Featured Article: A Shock of Schiaparelli: The Surreal Provocateur Who Forever Altered Fashion

“A frock from Schiaparelli ranks like a modern canvas.”

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Elsa Schiaparelli made women feel beautiful, daring, and independent—by convincing them to wear insect jewelry, clown prints, and shoes on their heads. Schiaparelli (pronounced “skap-a-reli”) routinely made headlines in the 1920s and ’30s, overshadowing rivals like Coco Chanel with her outlandish costumes and endlessly copied staples. Many Schiaparelli designs were so avant-garde that they still have the power to shock, and contemporary designers continue to riff on her work today.
And yet, despite Schiaparelli’s love of outrageous attire, her clothing was often extremely practical, adopting new technologies like plastic zippers and synthetic fabrics to create garments that made women chic and comfortable. She was a perfectionist who invented the first bathing suit with a built-in bra, the see-through raincoat, the ladies’ evening jacket, and the wrap dress.
As Meryle Secrest wrote in her recent biography of Schiaparelli, “Her clothes were smart, wearable, and sexy, and marked the wearer as an individualist as well as someone with a sense of humor—the Duchess of Windsor, after all, chose a diaphanous evening gown for her honeymoon that featured a huge pink lobster on its skirt, surrounded by some tastefully sprinkled parsley.” Schiaparelli, who named her favorite color Shocking Pink, her brand of perfume Shocking, and her 1954 memoir Shocking Life, was familiar with the use of hype to capture public attention and market herself—think Lady Gaga, 80 years earlier…..
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The 1938 Dali and Schiaparelli ensemble featuring an illusionistic print resembling tears in the fabric. The light-colored material has since faded from its original shade of blue. © Victoria and Albert Museum, London.

In spite of her profound impact on modern fashion, today Schiaparelli’s work is largely unknown outside the art and fashion communities. In part, it’s because she stopped designing more than 60 years ago, following the cultural schism initiated by World War II. After Schiaparelli’s name fell from the headlines, designers like Chanel and Dior, whose traditional labels are still in production, supplanted her in our collective memory.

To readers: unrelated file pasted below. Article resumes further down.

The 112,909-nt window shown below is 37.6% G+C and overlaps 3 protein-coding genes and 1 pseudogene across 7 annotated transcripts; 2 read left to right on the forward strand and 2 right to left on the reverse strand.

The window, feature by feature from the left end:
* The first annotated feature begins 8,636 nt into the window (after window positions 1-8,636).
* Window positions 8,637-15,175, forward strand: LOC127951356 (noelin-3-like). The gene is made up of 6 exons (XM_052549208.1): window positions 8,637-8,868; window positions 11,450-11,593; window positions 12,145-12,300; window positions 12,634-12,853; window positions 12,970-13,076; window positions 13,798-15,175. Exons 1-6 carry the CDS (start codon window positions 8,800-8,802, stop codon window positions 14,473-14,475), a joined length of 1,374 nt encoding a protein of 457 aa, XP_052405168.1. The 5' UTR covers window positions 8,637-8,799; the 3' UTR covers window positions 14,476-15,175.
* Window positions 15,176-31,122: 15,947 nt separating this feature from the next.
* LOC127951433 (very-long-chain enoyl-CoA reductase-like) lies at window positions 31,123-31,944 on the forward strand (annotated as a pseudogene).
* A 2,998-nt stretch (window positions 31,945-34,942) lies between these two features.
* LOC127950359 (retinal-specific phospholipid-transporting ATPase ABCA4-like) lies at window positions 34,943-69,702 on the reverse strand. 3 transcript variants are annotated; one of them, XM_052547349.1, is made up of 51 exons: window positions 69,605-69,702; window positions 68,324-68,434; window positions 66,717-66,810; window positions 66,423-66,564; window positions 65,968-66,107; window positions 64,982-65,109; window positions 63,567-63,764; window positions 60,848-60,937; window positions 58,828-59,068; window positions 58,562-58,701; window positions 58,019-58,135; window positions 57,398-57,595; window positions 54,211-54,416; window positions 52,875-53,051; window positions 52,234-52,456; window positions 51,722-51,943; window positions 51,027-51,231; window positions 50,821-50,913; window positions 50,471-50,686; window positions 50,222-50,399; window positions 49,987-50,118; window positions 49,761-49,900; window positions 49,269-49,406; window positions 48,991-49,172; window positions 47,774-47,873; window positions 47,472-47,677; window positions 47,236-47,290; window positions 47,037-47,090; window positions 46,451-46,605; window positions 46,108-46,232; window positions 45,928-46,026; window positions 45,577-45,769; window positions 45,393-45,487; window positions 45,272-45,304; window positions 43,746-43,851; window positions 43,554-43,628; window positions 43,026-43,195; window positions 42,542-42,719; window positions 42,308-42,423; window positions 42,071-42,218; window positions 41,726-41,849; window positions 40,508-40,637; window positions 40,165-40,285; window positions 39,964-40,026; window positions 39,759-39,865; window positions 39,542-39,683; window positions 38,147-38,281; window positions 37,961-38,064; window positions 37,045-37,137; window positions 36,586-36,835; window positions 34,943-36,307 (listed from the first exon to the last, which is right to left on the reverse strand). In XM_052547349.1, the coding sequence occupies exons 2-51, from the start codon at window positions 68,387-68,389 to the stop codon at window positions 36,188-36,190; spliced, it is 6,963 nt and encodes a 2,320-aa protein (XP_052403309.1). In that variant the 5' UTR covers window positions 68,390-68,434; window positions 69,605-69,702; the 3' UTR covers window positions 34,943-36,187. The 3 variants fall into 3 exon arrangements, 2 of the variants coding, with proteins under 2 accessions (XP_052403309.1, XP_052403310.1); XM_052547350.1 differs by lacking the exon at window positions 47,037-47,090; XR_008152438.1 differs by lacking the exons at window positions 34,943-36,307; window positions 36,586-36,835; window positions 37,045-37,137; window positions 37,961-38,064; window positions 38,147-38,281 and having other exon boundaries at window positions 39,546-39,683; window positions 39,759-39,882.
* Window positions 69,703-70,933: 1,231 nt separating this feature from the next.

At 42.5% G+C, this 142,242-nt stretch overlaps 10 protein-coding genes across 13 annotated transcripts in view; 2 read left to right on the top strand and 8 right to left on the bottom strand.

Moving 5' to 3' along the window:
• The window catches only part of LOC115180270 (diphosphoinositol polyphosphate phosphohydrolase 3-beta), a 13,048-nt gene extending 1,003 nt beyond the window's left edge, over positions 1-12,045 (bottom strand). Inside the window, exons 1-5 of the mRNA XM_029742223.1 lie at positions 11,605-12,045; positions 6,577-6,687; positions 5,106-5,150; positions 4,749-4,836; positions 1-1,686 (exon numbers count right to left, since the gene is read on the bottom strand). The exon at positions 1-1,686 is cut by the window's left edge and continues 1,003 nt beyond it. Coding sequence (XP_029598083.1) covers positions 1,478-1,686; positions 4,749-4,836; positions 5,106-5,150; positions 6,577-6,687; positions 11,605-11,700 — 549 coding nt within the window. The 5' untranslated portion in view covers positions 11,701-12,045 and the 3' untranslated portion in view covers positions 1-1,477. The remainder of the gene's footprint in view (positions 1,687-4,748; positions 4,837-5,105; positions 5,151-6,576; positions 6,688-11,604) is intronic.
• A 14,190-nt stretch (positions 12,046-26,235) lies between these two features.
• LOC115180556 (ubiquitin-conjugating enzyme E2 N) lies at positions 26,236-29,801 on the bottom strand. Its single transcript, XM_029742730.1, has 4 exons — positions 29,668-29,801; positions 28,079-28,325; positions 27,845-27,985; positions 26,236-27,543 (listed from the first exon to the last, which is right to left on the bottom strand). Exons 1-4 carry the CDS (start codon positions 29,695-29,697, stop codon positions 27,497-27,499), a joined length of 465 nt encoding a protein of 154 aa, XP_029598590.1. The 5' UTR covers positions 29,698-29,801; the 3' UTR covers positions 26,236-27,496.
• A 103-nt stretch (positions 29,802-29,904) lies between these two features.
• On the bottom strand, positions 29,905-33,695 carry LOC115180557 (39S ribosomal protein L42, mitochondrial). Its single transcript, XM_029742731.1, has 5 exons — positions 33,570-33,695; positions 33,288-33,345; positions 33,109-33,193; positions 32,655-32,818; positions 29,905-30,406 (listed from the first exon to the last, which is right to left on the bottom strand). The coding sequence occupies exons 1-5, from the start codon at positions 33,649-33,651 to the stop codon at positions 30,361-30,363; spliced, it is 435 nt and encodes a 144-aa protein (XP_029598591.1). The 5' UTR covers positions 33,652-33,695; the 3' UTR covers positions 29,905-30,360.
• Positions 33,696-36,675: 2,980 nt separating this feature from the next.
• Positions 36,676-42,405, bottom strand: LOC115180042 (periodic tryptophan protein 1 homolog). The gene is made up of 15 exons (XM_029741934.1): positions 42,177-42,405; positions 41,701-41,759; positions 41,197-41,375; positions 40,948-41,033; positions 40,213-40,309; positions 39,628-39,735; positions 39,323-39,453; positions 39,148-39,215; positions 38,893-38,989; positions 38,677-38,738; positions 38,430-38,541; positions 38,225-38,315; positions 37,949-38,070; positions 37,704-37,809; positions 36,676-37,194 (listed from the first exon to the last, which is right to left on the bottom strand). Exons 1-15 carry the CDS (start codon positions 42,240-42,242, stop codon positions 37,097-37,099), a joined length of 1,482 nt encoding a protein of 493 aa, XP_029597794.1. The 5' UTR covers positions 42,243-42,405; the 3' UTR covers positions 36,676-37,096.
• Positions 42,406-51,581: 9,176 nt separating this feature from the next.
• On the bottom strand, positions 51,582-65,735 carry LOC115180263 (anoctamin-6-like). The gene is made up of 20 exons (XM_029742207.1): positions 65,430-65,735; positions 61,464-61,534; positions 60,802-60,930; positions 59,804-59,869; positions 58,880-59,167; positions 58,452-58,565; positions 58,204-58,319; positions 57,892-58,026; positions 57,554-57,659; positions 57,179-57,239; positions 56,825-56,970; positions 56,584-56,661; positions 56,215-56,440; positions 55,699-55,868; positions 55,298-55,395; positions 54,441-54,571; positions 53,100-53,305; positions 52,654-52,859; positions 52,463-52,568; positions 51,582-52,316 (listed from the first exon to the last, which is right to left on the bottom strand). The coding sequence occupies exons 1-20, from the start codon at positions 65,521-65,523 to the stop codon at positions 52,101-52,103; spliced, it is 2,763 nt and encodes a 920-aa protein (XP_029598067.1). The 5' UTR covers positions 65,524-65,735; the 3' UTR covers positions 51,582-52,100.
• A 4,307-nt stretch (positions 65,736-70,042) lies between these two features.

But Schiaparelli might also be overlooked because her story doesn’t fit neatly into the narrative of 20th century fashion: She combined her shrewd business sense with a provocateur’s eye, popularizing the eye-catching and audacious even amid the widespread austerity of the Great Depression. Though Schiaparelli was notorious in the 1930s, her embrace of Surrealism—along with its confrontational fusion of ugly and beautiful—was brushed under the ruga few decades later.
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Left, “TIME” magazine featured Schiaparelli on its cover in 1934. Right, an evening jacket from 1938 embroidered with signs of the Zodiac and images of space. Courtesy the Metropolitan Museum of Art.

Clothing that could metamorphose was especially prized during the tight years of the early Depression. “She continued the challenge of interchangeable pieces that could be used in various ways: sashes that turned into impromptu skirts, jackets that became headdresses, skirts that became capes. She also liked hidden pockets, skirts that looked like trousers and vice versa, whatever was versatile and unexpected,” writes Secrest. Perhaps unsurprisingly, her brand weathered the financial calamity well, growing year over year even as the fashion industry at large shrunk considerably.
Schiaparelli also embraced new materials and technology before they were mainstream. As early as 1935, zippers appeared prominently on her skirts, sleeves, pockets, and necklines. She worked with modern synthetic fabrics, like rayon and a metallic yarn called Lurex. For a 1934 collection, Schiaparelli developed rhodophane, a fragile and brittle “glass fabric” that had to be interwoven with other materials to keep it from ripping. Secrest describes the varied cornucopia of textures Schiaparelli chose for her garments: “shaggy furs made of metal, moirés in metallic gunmetal, wrinkled velvets, fabrics [resembling] tree bark, cellophane, and straw—whatever made news.”
To learn more about her life and to see more of Shiaparelli’s amazing fashions from the 1920s and the 1930s, check out Collectors Weekly original article! 

 

Do not forget to buy tickets for our Love, Love me do: “A Story of Romance in Fashion” where you can join costume historian Ivan Sayers for a magical Valentine’s Day fashion spectacle! Decades of historic and vintage costumes come to life in a glamorous review of retro romantic clothing – and the stories behind them. From Subtle Edwardian lace to cherry red fifties crinolines, there’s something for all connoisseurs of fashion.

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